Open data is often heralded as a game-changer for transparency and government accountability. Proponents of open data, which broadly refers to publicly available data that can be freely reused and redistributed, argue that open data allows citizens to hold governments accountable and thereby drive better service delivery. New research suggests that this may already be happening in a few countries in Africa.

Governments across the world are increasingly sharing data with the public. For instance, the government of India’s open data initiative, data.gov.in, regularly publishes data released by different government ministries. In a new World Bank study, Michael Jelenic suggests that this type of open government data could improve both government accountability and service delivery.

To show this, he analyzes data from 25 sub-Saharan African countries between 2013-16. Specifically, he explores the relationship between a country’s level of open government data, measured through the Open Data Barometer calculated by the World Wide Web Foundation, and measures of governance, calculated using the Mo Ibrahim Index of Governance, a composite index of various governance indicators.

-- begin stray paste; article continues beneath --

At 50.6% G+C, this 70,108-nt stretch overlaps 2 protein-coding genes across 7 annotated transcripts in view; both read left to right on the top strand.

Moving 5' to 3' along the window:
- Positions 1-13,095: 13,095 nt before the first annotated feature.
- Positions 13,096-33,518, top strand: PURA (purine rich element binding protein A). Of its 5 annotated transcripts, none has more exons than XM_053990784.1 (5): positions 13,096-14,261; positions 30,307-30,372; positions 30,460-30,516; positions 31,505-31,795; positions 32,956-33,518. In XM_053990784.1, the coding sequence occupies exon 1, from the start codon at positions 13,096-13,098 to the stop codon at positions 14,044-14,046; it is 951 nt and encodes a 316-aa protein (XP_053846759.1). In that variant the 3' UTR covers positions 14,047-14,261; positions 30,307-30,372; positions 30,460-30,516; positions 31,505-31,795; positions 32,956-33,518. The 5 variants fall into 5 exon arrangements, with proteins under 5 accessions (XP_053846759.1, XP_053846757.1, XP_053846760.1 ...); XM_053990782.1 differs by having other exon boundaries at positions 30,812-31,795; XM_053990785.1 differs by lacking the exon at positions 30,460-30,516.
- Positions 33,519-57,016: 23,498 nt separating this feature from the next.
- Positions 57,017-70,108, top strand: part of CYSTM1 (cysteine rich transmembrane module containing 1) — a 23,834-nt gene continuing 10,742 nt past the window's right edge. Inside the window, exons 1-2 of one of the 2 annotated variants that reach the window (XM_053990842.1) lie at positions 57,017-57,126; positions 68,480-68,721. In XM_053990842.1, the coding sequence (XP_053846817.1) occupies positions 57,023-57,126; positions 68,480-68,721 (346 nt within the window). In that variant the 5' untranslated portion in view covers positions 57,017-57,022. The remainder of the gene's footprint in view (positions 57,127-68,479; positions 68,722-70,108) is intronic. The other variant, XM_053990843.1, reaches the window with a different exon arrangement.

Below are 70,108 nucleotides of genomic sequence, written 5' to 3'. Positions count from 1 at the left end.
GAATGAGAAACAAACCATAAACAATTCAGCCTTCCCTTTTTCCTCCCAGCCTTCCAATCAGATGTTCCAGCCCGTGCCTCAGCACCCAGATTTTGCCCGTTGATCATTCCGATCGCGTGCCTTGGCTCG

He finds that countries with more open data have higher levels of accountability (which includes less corruption and greater transparency in government work). He stresses, though, that open government data is only associated with greater accountability when there is political agency for citizens to act on the data (e.g. free and fair elections).

Improved accountability could also affect service delivery. For instance, greater accountability through open data is associated with better public health services and outcomes. But this varies by sector: in education, Jelenic finds no such association. Since open data is a relatively new phenomenon, he suggests that more research is needed as open data expands to explore its effects on service delivery.

Also read: From Theory to Practice Open Government Data, Accountability, and Service Delivery

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